• 1069 Words
    • 4 Pages
    Decent Essays
  • Decent Essays

    Responsibility Essay The question, “Should we be focused on Personal or Social Responsibilities?”, recurs time and time again and is sometimes used as themes in novels, though there is no right answer because people’s opinions differ from each other. In the novel, “Of Mice and Men” by John Steinbeck, the topic of responsibility is common throughout the book. The recurrence of the responsibility in the book begs the question, “should we humans focus on personal responsibility or social responsibility?” According to Johnson C Montgomery, author of “The Island of Plenty,” he stated “As compassionate human beings, we grieve for the condition of mankind, but our grief must not interfere with our perception of reality and our planning for a better future for those who will come after us……but the truth is often very simple and reality is inhumane.” Some may agree or disagree with Montgomery, but I personally feel that some of his statements were correct although to an extent. One of his statements which was, “As compassionate human beings, we grieve for the condition of mankind”, I personally agree with this statement because people throughout history fought for balance and equality for…

    • 485 Words
    • 2 Pages
    Decent Essays
  • Decent Essays

    Virtue Rewarded

    • 1856 Words
    • 8 Pages

    Pamela; or, Virtue Rewarded, is a novel that provokes substantial ambiguity, uncertainty, and criticism regarding the narratives controversy when attempting to categorize the genuine intentions, and authenticity of virtue of the novel’s protagonist; Pamela. Importantly, the readers doubt stems from a variety of stylistic techniques that Richardson applies throughout the novel, consistently forcing his audience to shift their approach in drawing conclusions regarding the hidden character behind Pamela’s words, and actions. Much like Pamela, who finds herself in an atmosphere of secrecy which forces her to interpret the motives of others to preserve her purity, the reader must also interpret the paradoxical information they are given through;…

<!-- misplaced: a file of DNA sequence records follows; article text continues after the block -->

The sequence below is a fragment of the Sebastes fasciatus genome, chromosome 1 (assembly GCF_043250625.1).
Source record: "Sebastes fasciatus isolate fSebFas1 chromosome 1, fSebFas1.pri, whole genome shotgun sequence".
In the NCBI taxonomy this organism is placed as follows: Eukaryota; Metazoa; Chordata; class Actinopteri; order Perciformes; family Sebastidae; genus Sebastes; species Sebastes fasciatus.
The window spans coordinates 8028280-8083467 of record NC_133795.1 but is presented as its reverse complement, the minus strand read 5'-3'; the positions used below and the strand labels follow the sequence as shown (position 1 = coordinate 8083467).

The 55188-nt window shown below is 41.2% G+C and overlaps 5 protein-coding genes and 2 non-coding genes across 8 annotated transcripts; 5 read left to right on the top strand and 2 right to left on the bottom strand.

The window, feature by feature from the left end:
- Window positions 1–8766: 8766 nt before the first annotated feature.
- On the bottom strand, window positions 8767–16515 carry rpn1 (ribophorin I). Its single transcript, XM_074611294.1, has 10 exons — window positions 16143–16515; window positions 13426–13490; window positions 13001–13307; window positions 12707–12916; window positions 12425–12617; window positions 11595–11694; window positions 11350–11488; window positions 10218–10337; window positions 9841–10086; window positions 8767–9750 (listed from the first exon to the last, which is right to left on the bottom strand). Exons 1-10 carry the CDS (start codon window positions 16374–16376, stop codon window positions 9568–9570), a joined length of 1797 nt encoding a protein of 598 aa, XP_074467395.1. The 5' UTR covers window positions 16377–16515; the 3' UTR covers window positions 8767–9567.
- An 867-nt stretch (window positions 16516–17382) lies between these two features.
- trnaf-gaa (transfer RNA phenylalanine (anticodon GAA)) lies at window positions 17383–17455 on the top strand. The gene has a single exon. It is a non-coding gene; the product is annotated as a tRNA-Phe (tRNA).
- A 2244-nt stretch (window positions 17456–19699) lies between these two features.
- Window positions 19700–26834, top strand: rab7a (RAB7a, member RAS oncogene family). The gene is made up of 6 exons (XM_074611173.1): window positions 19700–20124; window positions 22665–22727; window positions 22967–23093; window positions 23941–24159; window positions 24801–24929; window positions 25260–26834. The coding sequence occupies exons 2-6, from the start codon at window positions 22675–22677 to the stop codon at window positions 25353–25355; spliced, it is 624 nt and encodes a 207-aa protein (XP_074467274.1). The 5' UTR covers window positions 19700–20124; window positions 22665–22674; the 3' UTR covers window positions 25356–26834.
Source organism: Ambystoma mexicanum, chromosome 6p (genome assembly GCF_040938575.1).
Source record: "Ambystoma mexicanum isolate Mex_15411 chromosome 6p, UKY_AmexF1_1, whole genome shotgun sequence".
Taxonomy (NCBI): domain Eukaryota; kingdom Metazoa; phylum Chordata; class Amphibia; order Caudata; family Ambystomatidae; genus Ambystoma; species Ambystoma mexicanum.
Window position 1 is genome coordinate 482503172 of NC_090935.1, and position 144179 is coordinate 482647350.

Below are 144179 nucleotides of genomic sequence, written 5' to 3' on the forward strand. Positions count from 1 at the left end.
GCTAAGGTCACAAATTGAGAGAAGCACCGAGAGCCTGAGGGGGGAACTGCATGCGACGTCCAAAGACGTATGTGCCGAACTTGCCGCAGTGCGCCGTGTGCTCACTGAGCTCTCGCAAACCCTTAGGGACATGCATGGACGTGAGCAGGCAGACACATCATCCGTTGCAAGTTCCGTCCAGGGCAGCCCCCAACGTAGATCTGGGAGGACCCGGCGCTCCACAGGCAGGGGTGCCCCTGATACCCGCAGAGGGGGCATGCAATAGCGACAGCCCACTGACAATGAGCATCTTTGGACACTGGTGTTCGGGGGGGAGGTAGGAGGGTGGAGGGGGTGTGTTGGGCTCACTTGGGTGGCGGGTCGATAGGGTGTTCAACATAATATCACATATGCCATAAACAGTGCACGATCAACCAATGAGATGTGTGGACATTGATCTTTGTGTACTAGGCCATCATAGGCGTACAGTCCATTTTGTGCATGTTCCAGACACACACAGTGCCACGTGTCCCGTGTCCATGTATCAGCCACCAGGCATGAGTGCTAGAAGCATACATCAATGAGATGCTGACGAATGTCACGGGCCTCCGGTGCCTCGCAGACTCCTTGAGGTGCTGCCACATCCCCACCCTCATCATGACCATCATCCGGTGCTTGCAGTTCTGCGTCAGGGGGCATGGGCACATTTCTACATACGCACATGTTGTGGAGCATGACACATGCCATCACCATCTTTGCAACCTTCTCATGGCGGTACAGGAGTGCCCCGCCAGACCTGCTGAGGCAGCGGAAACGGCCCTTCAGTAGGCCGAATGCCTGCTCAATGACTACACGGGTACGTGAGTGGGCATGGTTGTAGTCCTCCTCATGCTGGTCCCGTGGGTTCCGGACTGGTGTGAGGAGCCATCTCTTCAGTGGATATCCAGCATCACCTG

• 1856 Words
    • 8 Pages
    Decent Essays
  • Decent Essays

    The Strength of Deception: How Appearance Can Mask Reality The true nature of an individual can be concealed by their appearances, as looks often serve to obscure a darker truth. Within Fitzgerald’s novel, The Great Gatsby, the stark contrast between appearance and reality is constantly reiterated through multiple characters, and the power of looks to seemingly alter the real world is a prevalent theme. Fitzgerald produces a work of literature that truly challenges the reader to differentiate between fiction and truth, illustrating how the two can so easily become intertwined. The Great Gatsby underscores the importance of appearance on reality, and emphasizes the need to notice how greatly reality can deviate from one’s fabricated life by revealing the power of appearance, the strength of deception, and the dire consequences that stem from attempting to disguise the true nature of life. The difference between appearance and reality is primarily illustrated by showing how false appearances can alter reality itself.…

    • 1056 Words
    • 5 Pages
    Decent Essays

Related Topics